Another upgrade! Unfortunately, this will only give me 1TB, as it is my first 6TB in the array. Luckily i had this drive waiting on a shelf for this moment. I’ll need to order another 6 soon in order to take advantage of it’s full capacity. now the waiting. . .
After almost 10 days of non-stop transferring, we have finally (almost) reached the bottom. This makes it almost 16TB transferred. It is almost time to plug the Drobo into the Synology and start using that 16TB volume as a backup!
My ancient Drobo array is only maintaining 25MB/sec transfer while still operating in its usual capacity. I had estimated that i’d see rates as low as 35MB/sec. This is only one folder and it alone will take 2 days to transfer. See you on the other side.
I have an aged storage array in a critical roll on my network. I have wanted to replace it for years, but the expense and the effort always kept it in the future. Apart from the speed being underwhelming, it has always been reliable and problem free. My recent backup problems have necessitated a new and much larger backup destination. This created the perfect storm allowing me to buy a huge new NAS to take over the rolls of my current slowpoke. Thus freeing my old, slow, but reliable array to act as solely a backup. This will breath new life and impressive capacity to my infrastructure and
finally for the foreseeable future put an end to my local backup capacity issues.
Some of the preparations involve typology changes. Changing the very roadways and turnpikes of my network. If you are doing a performance upgrade, might as well squeeze out all the juice (link aggregation, etc). This upgrade is so big it will probably take the entire weekend just to prepare and rest of the month to complete! what could possibly go wrong? I prefer to think of all the things that will go right when it’s done.
Now the waiting truly begins. fingers crossed against additional failures. On the next upgrade i’ll be able to test to see if the Drobo Pro (the original Drobo 8 bay) supports disks greater than 4TB. Apparently, no one has tested that. I honestly wonder how many of these are still in use? I have now replaced every drive in my Pro.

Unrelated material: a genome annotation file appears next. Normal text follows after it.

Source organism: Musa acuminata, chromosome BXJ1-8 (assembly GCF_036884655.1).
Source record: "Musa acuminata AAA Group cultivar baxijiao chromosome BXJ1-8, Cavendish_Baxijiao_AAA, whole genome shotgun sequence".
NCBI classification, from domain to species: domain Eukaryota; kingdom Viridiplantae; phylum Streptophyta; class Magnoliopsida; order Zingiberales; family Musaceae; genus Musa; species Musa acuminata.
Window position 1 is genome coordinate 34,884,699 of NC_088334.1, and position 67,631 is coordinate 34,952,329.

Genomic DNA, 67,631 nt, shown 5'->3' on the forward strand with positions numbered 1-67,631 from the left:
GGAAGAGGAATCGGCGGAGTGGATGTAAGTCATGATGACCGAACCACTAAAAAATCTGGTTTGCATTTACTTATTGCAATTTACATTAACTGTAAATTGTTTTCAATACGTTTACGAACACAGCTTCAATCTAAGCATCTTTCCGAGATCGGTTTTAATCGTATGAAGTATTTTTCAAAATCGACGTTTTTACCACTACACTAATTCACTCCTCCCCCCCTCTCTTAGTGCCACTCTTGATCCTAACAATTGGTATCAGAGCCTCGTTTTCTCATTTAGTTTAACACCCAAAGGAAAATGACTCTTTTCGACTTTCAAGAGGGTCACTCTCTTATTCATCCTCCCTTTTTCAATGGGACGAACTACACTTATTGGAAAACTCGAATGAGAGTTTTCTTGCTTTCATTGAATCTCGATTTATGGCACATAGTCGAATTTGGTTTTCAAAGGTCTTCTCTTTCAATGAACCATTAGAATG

Update: I have been informed by @mistacabage that the Drobo Pro will not accept drives larger then 4TB. The official documentation just said it was untested.
I have been experiencing an excess of failures with my own equipment this week. Mostly aged drives who’s working lifespan is winding down. Often the preverbal cobbler with no shoes, I rarely have time to maintain my own equipment. My usual quick fix is to throw more drives at the problem. Although that would certainly get me running again, it was more of a stop gap then a real solution. I have a number of aged drives and i wanted a solution not just for today, but something to make a difference moving forward. Enter the Drobo 5c. I have been a fan of Drobo for years. I have an 8 bay that holds my media library in it’s warm RAID-6 embrace. I had been eyeing the Drobo 5d for years waiting for the price to sink or my need to raise. Turns out the 5c is incredibly priced with only minor disadvantages over the 5d. One reason i love Drobo and the reason it was perfect for this project is the Drobo’s ability to expand in the future while operating at diminished capacity. I bought this enclosure with only 2 drives. Started up with mearly one 4TB drive and another 3TB. This got me started with about 2.7TB of usable space. Then i got to the task of offloading data from my healthy external drives. As each drive emptied into the Drobo’s volume, it was then fed into the Drobo enclosure to continue to expand the capacity. Now i have over 8TB of usable storage with both failover protection (a single drive can fail and I loose nothing) and expandability. It’s one big volume makes organizing and tidying a snap. That last bay will get a 4TB eventually and it’s doubtful the most recent 3TB i installed will be working this time next year.
Pro Tip for users of Drobo Pro who are having slowdown and connection issues. Use USB instead of FireWire. These vintage units are still in use all over, but many are starting to have serious connectivity issues.